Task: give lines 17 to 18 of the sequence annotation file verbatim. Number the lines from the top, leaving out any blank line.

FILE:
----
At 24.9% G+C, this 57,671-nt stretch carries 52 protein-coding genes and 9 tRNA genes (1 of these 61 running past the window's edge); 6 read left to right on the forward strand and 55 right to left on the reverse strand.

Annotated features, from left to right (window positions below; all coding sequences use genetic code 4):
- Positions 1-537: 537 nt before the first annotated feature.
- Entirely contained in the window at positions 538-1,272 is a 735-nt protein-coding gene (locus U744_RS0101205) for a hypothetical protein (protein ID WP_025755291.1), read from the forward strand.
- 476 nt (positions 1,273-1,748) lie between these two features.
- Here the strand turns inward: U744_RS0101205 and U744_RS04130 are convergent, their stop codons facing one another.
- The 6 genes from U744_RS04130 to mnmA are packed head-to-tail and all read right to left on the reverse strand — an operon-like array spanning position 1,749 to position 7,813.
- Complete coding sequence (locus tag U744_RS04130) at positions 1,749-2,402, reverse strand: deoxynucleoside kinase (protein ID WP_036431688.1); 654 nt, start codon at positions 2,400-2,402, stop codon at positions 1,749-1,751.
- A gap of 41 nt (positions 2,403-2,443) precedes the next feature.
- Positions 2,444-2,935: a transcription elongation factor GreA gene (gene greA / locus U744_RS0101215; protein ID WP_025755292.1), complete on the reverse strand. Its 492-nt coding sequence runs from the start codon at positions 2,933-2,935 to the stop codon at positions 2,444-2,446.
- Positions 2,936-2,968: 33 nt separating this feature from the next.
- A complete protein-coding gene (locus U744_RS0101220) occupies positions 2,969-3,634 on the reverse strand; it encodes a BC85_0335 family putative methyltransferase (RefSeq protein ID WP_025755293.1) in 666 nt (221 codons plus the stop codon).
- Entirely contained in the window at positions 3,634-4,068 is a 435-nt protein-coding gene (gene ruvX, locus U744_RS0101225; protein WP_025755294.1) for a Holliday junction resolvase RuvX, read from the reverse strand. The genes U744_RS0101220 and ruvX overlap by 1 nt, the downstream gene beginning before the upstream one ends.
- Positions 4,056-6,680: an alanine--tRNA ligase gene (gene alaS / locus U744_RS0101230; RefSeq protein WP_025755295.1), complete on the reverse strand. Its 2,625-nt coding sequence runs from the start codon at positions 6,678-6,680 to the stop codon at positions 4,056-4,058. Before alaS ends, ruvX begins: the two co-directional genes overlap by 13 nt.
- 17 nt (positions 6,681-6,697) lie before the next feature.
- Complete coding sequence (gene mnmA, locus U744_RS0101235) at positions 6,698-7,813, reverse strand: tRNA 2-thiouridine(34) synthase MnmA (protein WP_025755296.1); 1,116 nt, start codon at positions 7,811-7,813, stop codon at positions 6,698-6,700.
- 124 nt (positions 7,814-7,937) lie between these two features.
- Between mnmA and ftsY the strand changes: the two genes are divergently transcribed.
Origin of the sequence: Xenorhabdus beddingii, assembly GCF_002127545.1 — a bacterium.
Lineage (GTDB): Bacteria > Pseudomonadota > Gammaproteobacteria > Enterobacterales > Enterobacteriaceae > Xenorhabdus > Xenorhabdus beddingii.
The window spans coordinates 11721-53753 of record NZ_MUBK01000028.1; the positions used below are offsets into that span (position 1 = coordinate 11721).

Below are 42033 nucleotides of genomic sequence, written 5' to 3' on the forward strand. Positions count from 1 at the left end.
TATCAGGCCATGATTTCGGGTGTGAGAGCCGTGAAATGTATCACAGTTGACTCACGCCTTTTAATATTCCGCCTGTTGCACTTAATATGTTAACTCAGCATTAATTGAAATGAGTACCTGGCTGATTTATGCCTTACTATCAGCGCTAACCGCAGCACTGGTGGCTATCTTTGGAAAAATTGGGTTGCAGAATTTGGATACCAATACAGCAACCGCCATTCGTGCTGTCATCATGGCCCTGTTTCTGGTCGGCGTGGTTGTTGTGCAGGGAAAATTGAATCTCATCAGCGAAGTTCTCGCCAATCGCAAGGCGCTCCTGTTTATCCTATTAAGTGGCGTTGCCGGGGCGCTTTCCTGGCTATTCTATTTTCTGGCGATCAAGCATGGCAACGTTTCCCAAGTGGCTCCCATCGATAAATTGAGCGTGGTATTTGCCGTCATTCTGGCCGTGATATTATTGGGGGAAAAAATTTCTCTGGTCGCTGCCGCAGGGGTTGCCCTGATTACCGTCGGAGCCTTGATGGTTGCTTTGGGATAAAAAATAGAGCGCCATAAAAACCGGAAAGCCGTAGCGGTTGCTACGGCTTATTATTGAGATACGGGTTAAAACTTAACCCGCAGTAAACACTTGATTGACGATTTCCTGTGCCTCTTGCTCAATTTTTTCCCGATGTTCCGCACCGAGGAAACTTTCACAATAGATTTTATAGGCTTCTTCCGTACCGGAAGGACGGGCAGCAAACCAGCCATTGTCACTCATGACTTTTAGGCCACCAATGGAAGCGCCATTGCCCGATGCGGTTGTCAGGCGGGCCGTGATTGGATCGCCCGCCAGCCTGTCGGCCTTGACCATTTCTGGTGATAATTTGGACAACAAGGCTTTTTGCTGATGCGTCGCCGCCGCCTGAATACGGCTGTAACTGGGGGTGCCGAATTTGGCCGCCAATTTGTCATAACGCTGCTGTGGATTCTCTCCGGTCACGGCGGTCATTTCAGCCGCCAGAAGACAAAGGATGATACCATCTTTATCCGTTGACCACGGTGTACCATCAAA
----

- 124 nt (positions 7,814-7,937) lie between these two features.
- Between mnmA and ftsY the strand changes: the two genes are divergently transcribed.